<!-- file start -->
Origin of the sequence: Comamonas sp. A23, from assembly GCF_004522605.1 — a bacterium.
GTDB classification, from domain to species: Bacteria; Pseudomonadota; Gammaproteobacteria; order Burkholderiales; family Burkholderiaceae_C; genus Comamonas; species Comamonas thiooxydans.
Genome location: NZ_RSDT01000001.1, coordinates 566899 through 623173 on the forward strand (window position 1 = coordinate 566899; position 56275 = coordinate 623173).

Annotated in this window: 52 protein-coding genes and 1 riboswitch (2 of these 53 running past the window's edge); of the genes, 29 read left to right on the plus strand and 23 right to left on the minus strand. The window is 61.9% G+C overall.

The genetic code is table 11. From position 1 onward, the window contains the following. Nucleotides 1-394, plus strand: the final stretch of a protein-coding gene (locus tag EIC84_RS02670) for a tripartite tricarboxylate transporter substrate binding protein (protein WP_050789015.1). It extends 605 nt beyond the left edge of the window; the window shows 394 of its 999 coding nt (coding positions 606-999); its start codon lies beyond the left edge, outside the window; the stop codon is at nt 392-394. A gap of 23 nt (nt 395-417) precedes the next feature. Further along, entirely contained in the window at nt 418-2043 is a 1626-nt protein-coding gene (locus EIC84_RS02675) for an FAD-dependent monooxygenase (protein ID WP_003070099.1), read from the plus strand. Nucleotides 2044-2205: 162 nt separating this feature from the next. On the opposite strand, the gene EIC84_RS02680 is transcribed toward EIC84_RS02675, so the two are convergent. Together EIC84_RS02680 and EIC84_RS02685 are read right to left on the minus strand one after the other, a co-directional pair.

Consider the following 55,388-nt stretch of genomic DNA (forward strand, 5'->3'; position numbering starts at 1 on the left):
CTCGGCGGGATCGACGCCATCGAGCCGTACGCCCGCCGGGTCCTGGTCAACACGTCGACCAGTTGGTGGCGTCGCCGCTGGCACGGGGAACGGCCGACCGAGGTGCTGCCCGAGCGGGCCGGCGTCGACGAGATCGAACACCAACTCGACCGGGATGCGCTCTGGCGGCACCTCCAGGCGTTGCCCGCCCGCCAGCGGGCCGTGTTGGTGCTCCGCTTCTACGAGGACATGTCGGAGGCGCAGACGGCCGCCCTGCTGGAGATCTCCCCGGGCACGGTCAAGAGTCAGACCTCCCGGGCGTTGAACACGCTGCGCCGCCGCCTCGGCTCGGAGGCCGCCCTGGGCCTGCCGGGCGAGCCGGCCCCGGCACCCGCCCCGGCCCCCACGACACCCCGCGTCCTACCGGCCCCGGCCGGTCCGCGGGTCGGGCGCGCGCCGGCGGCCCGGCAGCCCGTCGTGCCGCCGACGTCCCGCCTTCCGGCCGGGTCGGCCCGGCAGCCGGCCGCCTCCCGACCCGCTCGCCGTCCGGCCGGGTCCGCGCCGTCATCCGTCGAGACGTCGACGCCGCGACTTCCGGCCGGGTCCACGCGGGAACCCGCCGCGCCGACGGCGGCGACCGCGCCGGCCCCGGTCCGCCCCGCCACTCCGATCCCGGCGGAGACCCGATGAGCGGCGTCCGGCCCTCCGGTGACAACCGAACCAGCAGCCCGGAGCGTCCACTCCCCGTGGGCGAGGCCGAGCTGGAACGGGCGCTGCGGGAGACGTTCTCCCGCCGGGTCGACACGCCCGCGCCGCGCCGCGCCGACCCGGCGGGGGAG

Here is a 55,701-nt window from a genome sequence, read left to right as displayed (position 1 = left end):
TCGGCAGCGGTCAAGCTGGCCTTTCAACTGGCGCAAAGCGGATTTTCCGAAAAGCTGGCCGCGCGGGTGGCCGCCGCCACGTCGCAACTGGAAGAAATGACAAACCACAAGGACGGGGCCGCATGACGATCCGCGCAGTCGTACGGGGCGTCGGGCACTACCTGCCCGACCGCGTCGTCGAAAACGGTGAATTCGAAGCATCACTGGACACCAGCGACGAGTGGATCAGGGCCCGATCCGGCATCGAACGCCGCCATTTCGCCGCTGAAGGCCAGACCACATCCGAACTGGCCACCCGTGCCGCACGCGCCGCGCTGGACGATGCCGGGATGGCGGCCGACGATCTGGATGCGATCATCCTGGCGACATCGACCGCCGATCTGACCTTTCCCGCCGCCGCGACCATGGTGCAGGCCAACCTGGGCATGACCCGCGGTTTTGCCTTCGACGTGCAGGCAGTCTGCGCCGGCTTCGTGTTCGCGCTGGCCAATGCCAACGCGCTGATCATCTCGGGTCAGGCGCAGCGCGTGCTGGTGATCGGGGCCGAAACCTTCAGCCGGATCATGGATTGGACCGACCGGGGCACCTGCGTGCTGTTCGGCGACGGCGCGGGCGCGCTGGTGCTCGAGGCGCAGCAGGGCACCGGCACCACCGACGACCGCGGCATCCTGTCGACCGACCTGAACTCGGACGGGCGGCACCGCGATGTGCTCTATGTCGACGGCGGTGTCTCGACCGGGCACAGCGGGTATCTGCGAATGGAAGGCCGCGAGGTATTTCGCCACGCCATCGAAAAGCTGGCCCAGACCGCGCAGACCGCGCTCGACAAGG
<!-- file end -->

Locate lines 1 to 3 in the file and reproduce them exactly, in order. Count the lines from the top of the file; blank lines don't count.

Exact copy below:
Origin of the sequence: Comamonas sp. A23, from assembly GCF_004522605.1 — a bacterium.
GTDB classification, from domain to species: Bacteria; Pseudomonadota; Gammaproteobacteria; order Burkholderiales; family Burkholderiaceae_C; genus Comamonas; species Comamonas thiooxydans.
Genome location: NZ_RSDT01000001.1, coordinates 566899 through 623173 on the forward strand (window position 1 = coordinate 566899; position 56275 = coordinate 623173).